We regret that our request for consideration of official vehicles for controlling officers in the 2021/22 national budget has not been considered. We recommend that all controlling officers be entitled to official vehicles with a buy–out scheme at the end of contract of service as is the case with all controlling officers of other public bodies,” says the statement.

But, in his response to these concerns, Kazako said Central Government’s attempts to reform local councils to perform better should not be construed as interference.

He said local councils need total revisitation under the denominated spirit of decentralization that genuinely give power to the people.

“There are no attractive stories coming from most of the councils. Very few have done well. When government is engaging a gear to ensure administrative fluency of the councils, it is being distant from the truth to say government is interfering.

“We respect councils. We do not interfere. But remember councils belong to the citizens of this country whom we represent. The people of this country expect us to perform, that we have means that ensure we are delivering,” said Kazako.

But MALGA counter-argued, insisting that political interference should not be camouflaged as policy guidance.

“We are very welcome to the reforms and this is the very reason why the local governments are cooperating on the reforms. Further, we are very cognizant of the fact that the central government is supposed to provide policy guidance to the local councils. However, political interference should not be camouflaged as policy guidance.”

On the call for improved conditions of service for controlling officers and other senior managers in the local councils, Kazako said: “Improvement of conditions of service are a government wide issue.”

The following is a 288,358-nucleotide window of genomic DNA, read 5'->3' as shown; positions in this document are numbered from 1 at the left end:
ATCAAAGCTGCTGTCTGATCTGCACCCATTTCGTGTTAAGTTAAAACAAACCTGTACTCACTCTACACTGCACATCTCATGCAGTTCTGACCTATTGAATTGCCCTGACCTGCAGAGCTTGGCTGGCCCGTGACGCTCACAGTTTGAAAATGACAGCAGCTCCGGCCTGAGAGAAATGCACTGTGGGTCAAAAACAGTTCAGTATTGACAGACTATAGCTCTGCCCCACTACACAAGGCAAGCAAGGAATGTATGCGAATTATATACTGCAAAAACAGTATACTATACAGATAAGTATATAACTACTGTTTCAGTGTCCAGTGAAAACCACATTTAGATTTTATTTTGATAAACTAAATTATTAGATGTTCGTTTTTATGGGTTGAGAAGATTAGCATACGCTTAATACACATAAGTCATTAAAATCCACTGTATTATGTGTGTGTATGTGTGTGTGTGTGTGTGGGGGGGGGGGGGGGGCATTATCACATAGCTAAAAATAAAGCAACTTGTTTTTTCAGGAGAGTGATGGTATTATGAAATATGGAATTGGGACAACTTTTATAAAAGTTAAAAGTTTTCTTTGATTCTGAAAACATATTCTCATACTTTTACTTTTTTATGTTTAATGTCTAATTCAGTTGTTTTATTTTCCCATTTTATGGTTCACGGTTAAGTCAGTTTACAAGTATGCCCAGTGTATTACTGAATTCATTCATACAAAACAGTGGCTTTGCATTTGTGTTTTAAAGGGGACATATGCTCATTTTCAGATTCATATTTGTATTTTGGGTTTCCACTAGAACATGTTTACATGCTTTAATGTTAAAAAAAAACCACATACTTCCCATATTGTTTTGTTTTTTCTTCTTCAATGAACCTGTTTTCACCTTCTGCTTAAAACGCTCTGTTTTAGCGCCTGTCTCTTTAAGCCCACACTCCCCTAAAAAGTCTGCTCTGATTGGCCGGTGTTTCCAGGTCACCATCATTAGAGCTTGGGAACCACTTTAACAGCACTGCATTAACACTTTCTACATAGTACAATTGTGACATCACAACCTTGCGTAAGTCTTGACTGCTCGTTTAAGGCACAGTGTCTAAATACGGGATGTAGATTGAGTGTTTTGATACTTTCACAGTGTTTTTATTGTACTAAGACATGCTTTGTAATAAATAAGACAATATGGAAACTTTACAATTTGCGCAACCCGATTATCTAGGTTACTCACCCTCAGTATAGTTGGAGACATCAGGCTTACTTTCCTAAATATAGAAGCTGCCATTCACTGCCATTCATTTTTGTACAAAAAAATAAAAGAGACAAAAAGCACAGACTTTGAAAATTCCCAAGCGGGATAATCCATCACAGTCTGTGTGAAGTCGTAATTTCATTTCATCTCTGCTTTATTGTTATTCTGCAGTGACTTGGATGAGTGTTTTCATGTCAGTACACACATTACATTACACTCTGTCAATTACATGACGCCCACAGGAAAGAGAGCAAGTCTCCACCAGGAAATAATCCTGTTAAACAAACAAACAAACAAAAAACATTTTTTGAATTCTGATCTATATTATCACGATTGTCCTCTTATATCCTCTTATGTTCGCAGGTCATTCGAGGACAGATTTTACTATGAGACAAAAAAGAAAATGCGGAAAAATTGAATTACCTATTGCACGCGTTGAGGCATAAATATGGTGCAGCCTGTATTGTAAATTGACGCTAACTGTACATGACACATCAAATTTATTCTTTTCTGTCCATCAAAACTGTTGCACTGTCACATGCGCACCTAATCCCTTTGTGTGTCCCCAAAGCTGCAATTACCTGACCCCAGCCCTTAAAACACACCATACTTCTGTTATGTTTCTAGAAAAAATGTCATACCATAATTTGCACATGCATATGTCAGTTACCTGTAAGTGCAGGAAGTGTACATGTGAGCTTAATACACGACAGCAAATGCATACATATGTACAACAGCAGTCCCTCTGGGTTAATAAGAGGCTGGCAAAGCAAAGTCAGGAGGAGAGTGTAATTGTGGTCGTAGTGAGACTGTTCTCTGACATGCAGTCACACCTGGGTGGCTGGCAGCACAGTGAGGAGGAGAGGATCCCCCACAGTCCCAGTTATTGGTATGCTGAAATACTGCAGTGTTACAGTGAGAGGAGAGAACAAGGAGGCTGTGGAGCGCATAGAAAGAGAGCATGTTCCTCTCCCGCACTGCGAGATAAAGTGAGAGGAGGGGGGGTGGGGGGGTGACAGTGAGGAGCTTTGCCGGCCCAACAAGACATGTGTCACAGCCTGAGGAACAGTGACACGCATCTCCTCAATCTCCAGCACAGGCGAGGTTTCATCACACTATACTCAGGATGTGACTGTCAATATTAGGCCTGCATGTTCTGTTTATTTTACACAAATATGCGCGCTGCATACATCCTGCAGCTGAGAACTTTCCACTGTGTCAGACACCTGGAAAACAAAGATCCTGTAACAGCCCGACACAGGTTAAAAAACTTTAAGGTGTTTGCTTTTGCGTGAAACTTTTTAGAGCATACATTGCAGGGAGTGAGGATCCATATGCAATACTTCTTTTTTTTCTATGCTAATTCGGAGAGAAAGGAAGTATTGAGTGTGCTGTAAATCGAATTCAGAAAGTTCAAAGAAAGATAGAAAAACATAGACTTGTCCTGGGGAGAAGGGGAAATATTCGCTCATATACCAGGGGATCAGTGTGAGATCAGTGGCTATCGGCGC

MALGA has recommended the tabling and enacting of the Local Government Amendment Bill 2020 and rolling out the Decentralization Policy in its entirety once its review is completed.

It says this will be a significant step towards realizing the concept of the local governments as vehicles of driving meaningful development at the local level.

“We would like to commend the government for enhancing meaningful and frequent policy and decision making dialogue with MALGA on local governance and decentralization. In addition, we commend the government for meaningfully engaging MALGA during the Local Government Amendment Bill 2020 processes.

“MALGA is delighted with this development and we take further delight in the posture displayed by ministries of Local Government and Finance for unprecedented commitment towards improving the fortunes of local governments during the year under review. Going forward, we expect this commitment and posture to result into meaningful action,” concludes the statement.

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2 years ago
  1. Councils can do better if they reduce the lust for allowances. They incur a lot of debt just because of borrowing to pay themselves allowances
  2. Avoid shoddy work or substandard projects
  3. Improve capacity gaps in some cadres